9) POKEMON FIRE RED / LEAF GREEN

These games were great for many reasons. Opinions differ on Pokemon games these days, and that’s okay. But I enjoyed the Kanto region of Pokemon much more than I did the Hoenn. Pokemon Leaf Green (my own personal cartridge) offered the Vs. Seeker, which solved the stupid problem of not being able to rebattle trainers whenever I damn well pleased. As a result, the game was easier and lighthearted. I felt that the only way for me to beat Hoenn games was to choose Torchic and power raise him to level 70, leaving no experience for the other Pokemon in my party (they were all HM slaves).

Image

Pokemon was our favorite RPG before we knew what the acronym stood for. These games got tiresome after a while, but I will say that I’d never anticipated a handheld game so much as I did with Pokemon. While they’ve lost a lot of their magic (old and new games alike, to me), I’m still overcome with weird, tingly senses of nerdy nostalgia just thinking about these games.

8) ADVANCE WARS 2: BLACK HOLE RISING

Here’s a bit of a disclaimer to start us off: I’ve never beaten Advance Wars 2. But in terms of gameplay hours spent chipping away at this stubborn game’s story mode? It’s on par with some Pokemon games. Oh my jeezors, is this a tough game. Lots of Internet fans like to announce that this game’s easy, and that it’s their favorite and they’ve beaten it loads of times. Well it’s not. It’s tough, buddy. So shaddup.

Image

From the get-go, you just kinda know this game is gonna take all of your smarts. Like, all of it. Because the tutorial levels themselves are a little bit rough around the edges. There are ways to screw the tutorials up, and they’re not at all obvious. Once you get into the main game, though, no one’s helping you anymore. The strategy is not predetermined; it’s up to you to create and assign your units, and if you do it wrong, you suck and you die. It’s a killer turn-based-strategy game that makes eight-year-olds cry. Regardless of its difficulty, it is still a very impressive game and deserves its place on this list. It is one of the few brilliant games that brought me into the world of thoughtful, decision-based gaming.

7) POKEMON MYSTERY DUNGEON: RED RESCUE TEAM

This game was as unique a Pokemon game as ever. It was released alongside Blue Rescue Team, which was for the DS. Because all I had was a GBA, I bought Red Rescue Team, curious to see what kinds of weird changes in gameplay I’d see. In all honesty, there were some things I like more about this game than all of the other Pokemon “version” games. Rescue Team, Conquest, Gale of Darkness, Colosseum, Ranger — all of these are Pokemon titles that have experimented in other facilities than same-old, battle-to-battle gameplay. And in my opinion, Red Rescue Team did a very good job in its own right.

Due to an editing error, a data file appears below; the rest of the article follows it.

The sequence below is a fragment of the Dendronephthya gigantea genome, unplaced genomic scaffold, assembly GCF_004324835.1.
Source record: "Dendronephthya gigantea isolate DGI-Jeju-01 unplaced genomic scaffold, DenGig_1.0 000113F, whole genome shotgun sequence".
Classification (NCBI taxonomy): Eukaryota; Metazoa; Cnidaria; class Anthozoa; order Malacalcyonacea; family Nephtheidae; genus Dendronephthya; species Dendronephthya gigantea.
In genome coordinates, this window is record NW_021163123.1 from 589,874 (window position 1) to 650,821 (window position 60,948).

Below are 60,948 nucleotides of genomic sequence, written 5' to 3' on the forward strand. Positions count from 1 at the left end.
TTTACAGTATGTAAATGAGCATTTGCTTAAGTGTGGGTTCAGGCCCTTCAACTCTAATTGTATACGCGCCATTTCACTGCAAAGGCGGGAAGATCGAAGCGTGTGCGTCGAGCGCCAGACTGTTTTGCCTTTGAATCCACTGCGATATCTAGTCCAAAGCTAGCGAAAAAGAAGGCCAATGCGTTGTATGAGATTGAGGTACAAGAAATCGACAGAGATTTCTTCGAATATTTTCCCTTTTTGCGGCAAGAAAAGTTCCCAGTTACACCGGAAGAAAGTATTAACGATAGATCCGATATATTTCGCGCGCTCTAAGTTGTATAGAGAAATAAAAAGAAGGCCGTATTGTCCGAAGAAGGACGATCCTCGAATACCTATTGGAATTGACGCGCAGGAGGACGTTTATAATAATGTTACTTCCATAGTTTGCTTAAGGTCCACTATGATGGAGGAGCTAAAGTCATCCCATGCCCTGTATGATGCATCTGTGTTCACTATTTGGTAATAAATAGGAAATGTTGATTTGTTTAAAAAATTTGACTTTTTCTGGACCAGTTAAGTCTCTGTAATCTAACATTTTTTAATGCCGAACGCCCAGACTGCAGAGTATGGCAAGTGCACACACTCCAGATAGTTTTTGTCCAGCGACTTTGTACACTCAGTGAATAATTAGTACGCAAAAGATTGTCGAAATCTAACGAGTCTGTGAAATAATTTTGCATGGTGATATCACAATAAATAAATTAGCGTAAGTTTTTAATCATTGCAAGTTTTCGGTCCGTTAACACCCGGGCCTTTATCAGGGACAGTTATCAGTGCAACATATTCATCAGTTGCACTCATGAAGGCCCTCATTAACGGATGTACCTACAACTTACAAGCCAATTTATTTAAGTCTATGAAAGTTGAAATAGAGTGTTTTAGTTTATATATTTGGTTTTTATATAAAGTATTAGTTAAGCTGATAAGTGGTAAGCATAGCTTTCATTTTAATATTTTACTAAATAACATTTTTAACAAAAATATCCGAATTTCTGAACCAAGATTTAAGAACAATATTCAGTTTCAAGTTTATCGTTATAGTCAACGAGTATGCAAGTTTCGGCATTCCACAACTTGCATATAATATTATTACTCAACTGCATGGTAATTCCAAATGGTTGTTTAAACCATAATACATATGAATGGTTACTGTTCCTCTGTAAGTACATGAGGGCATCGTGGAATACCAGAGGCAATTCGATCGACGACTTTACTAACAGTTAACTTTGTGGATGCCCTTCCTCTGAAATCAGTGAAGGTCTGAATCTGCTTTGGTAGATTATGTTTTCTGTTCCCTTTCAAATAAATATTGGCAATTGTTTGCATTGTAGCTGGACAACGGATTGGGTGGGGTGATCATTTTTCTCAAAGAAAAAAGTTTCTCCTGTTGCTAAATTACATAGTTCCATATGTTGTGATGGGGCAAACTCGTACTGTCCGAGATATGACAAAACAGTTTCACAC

Image

This game was a new take on Pokemon, with an entirely new formula. It incorporated side quests, dungeon crawling, unique bosses, and limited Pokemon access until much later in the game. I enjoyed being a Pokemon (the story goes that you are an amnesiac human in the body of a Pokemon… hmm…), and having a partner who helped balance out your battling dynamic was definitely a good choice on the developers’ part. It was a great game with great franchise potential, but I don’t think we’ll be hearing any more from it. Recent Mystery Dungeon titles on the DS have scored very poor ratings with critics, the main problem being that people tend to label it a shameless copy of ChunSoft’s “Mystery Dungeon” series, just with Pokemon. While that may be true, the gameplay didn’t hurt a bit.

6) KIRBY’S NIGHTMARE IN DREAMLAND

The Kirby series gets an absurd amount of praise, and I’m not complaining. People seem to like the fact that Kirby, who can copy other monsters’ abilities by swallowing and digesting them, can pretty much do whatever the hell he wants. You can beat a level by swallowing a sword guy and slashing dudes to death; you can finish a level by breathing fire on dudes; you can finish a level by jumping repeatedly, floating up by the ceiling over all the enemies’ heads, straight to the door that exits the level without ever killing anybody. No one effs with Kirby.

Image

Kirby is a lovable-as-hell, one-of-a-kind platformer that is chock full of bosses, fun powerups, and creativity. The music was great, the combat was great, and the story was… interesting. Might I mention that the myriad of bosses you fight are typically easy as shit, while the final boss is unbearably difficult? It’s like playing Pong, and then suddenly getting dumped into a Mega Man boss fight. Wow!

5) DRAGON BALL Z: THE LEGACY OF GOKU II

This game improved upon many of the obvious flaws in the first Legacy of Goku. And to be honest, the first game was still pretty cool. But it needed work. The second game was awesome. In the first game, you could only play as Goku. The second game gave you five characters, four of which eventually became Super Saiyan badasses that destroyed evil ass. Saving was made much easier; the clunky item system was revised by pretty much removing it entirely; the storyline was better (the first followed Freeza’s story roughly, the second covered Cell); and a great level system was implemented which let you polish the characters you liked best.